In 1949, Stone played second base for $300 a month with the New Orleans Creoles, a minor league team. Gerald Early, a Professor of African and Afro-American Studies, wrote in Civilization, ”The Negro leagues existed, after all, because whites felt that blacks were inferior beings and incapable of playing on the same fields with them in day-to-day competition. Blacks could not help but see the Negro leagues, no matter how well the players played or how much they enjoyed the game, as a reminder that they were not equal to whites.” In 1947, Jackie Robinson broke the “color barrier” and changed baseball forever. Six years later, the Negro League teams were in serious trouble because their best players had joined the newly integrated American and National Leagues. Syd Pollack, owner of the Indianapolis Clowns, hired Stone as a publicity stunt because, according to Robert M. Thomas Jr. of the New York Times Biographical Service, ”the Boston Braves had snatched away a teenage prospect named Hank Aaron” the year before in 1952. Stone told Pollack that she would play for the Clowns, but only if she was treated no differently than any other player. “I had to play,” she told Egan. By this time, Stone was a seasoned thirty-two year-old player. Buster Haywood, the Clowns’ manager, stated, “Now, in women’s baseball, she would be a top player. She knew the fundamentals.”
During her tenure with the Clowns, Stone recorded the only hit off legendary pitcher Satchel Paige. It was during an exhibition game in Omaha, Nebraska, on Easter Sunday, 1953. Earlier that day, Paige had smugly asked the Clowns whether they wanted him to pitch slow, medium, or fast. Stone replied, “Any way you like. Just don’t hit me.” Stone hit a fastball over Paige’s head into centerfield. “That was the finest thing to happen to me in my life,” she told Egan. Merlene Davis of the Lexington Herald-Leader reported Stone’s description of that play: “He threw that fastball and I didn’t go nowhere, just stood up there and hit it across second base. And I was so tickled to death I was laughing all the way to first base, and started to round first base and fell. Oooh, I looked clumsy. Didn’t look like no pro. ... I laughed like hell, and he [Paige] was laughing, too. ”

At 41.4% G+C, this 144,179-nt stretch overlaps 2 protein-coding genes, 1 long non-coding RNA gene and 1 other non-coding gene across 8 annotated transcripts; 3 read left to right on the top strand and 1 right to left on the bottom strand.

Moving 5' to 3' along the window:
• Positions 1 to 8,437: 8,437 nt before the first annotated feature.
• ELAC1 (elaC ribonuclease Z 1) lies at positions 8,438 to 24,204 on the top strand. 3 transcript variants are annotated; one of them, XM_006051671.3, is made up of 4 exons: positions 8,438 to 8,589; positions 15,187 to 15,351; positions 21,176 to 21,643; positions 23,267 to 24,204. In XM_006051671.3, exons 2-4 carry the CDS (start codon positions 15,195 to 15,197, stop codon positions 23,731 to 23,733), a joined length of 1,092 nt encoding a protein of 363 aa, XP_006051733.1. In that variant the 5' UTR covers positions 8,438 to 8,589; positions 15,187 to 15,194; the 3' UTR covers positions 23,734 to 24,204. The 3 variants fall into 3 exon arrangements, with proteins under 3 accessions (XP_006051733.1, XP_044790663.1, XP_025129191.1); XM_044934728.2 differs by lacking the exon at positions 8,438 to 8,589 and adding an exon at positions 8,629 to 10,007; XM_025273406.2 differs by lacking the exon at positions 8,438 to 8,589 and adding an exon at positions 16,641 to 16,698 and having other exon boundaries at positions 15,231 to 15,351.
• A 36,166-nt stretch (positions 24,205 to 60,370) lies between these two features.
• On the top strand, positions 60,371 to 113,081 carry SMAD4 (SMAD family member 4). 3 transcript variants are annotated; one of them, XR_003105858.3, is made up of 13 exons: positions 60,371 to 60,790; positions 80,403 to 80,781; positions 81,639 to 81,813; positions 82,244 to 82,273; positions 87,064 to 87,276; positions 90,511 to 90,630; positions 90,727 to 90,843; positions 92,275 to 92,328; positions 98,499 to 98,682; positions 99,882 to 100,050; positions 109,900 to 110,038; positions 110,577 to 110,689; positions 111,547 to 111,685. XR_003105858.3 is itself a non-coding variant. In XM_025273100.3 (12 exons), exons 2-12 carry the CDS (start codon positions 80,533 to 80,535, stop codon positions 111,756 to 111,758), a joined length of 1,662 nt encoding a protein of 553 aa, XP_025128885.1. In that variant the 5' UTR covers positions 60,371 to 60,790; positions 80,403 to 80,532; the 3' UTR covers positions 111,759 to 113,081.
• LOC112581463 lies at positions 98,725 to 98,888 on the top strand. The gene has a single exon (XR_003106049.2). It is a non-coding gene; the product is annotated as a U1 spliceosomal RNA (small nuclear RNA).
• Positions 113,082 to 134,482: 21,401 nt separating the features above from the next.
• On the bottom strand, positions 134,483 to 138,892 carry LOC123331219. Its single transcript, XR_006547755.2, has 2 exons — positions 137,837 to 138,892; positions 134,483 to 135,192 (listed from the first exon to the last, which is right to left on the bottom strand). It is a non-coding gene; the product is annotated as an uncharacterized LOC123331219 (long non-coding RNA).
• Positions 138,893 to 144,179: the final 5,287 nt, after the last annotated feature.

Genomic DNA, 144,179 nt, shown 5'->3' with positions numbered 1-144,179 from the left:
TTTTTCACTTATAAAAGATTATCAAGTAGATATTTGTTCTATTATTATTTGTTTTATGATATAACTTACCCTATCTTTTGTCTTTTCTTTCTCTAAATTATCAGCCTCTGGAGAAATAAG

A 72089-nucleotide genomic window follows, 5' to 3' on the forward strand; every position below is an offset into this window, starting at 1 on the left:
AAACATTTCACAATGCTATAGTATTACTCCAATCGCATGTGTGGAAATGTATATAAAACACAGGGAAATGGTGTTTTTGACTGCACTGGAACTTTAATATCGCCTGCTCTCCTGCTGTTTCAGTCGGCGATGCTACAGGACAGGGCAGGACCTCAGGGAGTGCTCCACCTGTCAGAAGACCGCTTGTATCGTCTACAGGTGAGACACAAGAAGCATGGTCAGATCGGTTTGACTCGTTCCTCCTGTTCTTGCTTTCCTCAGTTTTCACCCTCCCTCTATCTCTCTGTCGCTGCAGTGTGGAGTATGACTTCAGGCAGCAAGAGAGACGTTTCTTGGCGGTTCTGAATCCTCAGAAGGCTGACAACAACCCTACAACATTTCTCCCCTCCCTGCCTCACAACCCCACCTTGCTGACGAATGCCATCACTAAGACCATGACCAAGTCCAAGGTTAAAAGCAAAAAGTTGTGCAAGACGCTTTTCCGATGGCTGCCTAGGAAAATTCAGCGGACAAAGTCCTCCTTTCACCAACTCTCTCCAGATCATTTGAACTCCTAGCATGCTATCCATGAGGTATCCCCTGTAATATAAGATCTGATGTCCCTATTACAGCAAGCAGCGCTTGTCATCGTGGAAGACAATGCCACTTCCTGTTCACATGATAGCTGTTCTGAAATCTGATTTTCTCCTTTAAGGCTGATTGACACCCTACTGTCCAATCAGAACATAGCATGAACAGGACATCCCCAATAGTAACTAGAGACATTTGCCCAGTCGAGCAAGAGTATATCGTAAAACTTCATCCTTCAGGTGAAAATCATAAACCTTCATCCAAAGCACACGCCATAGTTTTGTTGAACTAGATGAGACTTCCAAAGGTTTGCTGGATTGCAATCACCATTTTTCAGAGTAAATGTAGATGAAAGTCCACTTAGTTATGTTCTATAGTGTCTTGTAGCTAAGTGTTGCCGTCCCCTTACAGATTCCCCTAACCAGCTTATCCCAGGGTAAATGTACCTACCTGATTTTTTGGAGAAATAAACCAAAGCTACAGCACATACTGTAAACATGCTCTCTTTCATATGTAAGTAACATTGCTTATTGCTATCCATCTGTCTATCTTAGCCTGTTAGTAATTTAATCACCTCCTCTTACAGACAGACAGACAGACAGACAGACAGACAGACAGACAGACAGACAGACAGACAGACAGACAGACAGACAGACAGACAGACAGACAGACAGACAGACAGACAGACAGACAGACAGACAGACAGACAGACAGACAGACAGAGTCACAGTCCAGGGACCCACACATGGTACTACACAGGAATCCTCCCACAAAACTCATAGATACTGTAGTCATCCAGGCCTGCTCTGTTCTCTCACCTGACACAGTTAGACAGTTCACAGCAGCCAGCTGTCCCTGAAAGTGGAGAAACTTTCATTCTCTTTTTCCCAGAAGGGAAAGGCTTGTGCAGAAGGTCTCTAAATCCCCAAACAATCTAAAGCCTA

During the fifty games Stone played for the Clowns, she was able to maintain a .243 batting average even though she played mostly exhibition games or just a few innings in league play. According to Gai Berlage in Women In Baseball: The Forgotten History, ”The Clowns were a team with a long history of mixing showmanship and baseball. They were baseball’s Harlem Globetrotters.” During the winter of 1953, Stone was traded to the Kansas City Monarchs of the Negro American League. The Clowns replaced her with two women, Connie Morgan, an infielder, and Mamie “Peanut” Johnson, a pitcher. Because Stone did not get to play very much for the Monarchs, she retired at the end of the season. She moved back to Oakland, worked as a nurse, and took care of her husband until his death at age 103, in 1987. Despite her retirement from the Negro Leagues, Stone continued to play sandlot and pickup games with California American Legion teams until she was sixty-two.
Although the San Francisco Giants had asked Stone to throw out the first pitch of the season during a game in the 1960s, it has only been in recent years that she has been recognized for her contributions to baseball. In 1985, she was inducted into the International Women’s Sports Hall of Fame. Five years later, in 1990, Stone was honored on television’s This Week In Baseball. St. Paul, Minnesota, her hometown, proclaimed March 6, 1990 as ’ Toni Stone Day. “In 1991, the Baseball Hall of Fame in Cooperstown, New York paid homage to Stone and seventy-two male players from the Negro Leagues. She was inducted into the Women’s Sports Hall of Fame on Long Island in 1993. On October 4, 1993, in the presence of Olympic medalists, National Collegiate Athletic Association stars, and sports broadcasters, Stone was inducted into the Sudafed International Women’s Sports Hall of Fame, along with gymnast Mary Lou Retton. In 1996, Stone died of heart failure at a nursing home in Alameda, California.
Berlage, Gai, Women In Baseball: The Forgotten History, Praeger Publishers, 1994, pp. 126-129.
Hickok, Ralph, A Who’s Who of Sport Champions, Houghton Mifflin Co., 1995, pp. 756-757.
Riley, James A.,The Biographical Encyclopedia of the Negro Baseball Leagues, Carroll & Graf Publishers, Inc., 1994, p. 746.
American Visions, June/July 1993, p. 27.
Jet, June 1, 1992, p. 50; December 2, 1996, p. 16.
Sports Illustrated for Kids, April, 1994, p. 26.
The New York Times Biographical Service, November 10, 1996, p. 1637.
Lexington Herald-Leader, 1996, “Female Baseball Player Got the Ball Rolling,” URL: http://www.kentuckyconnect.com/heraldleader/news/1128/fu4dav is.html.
Information was also obtained from a 1954 Indianapolis Clowns program provided by the National Baseball Hall of Fame and Museum, Inc., 25 Main Street, P.O. Box 590, Cooperstown, NT 13326-0590.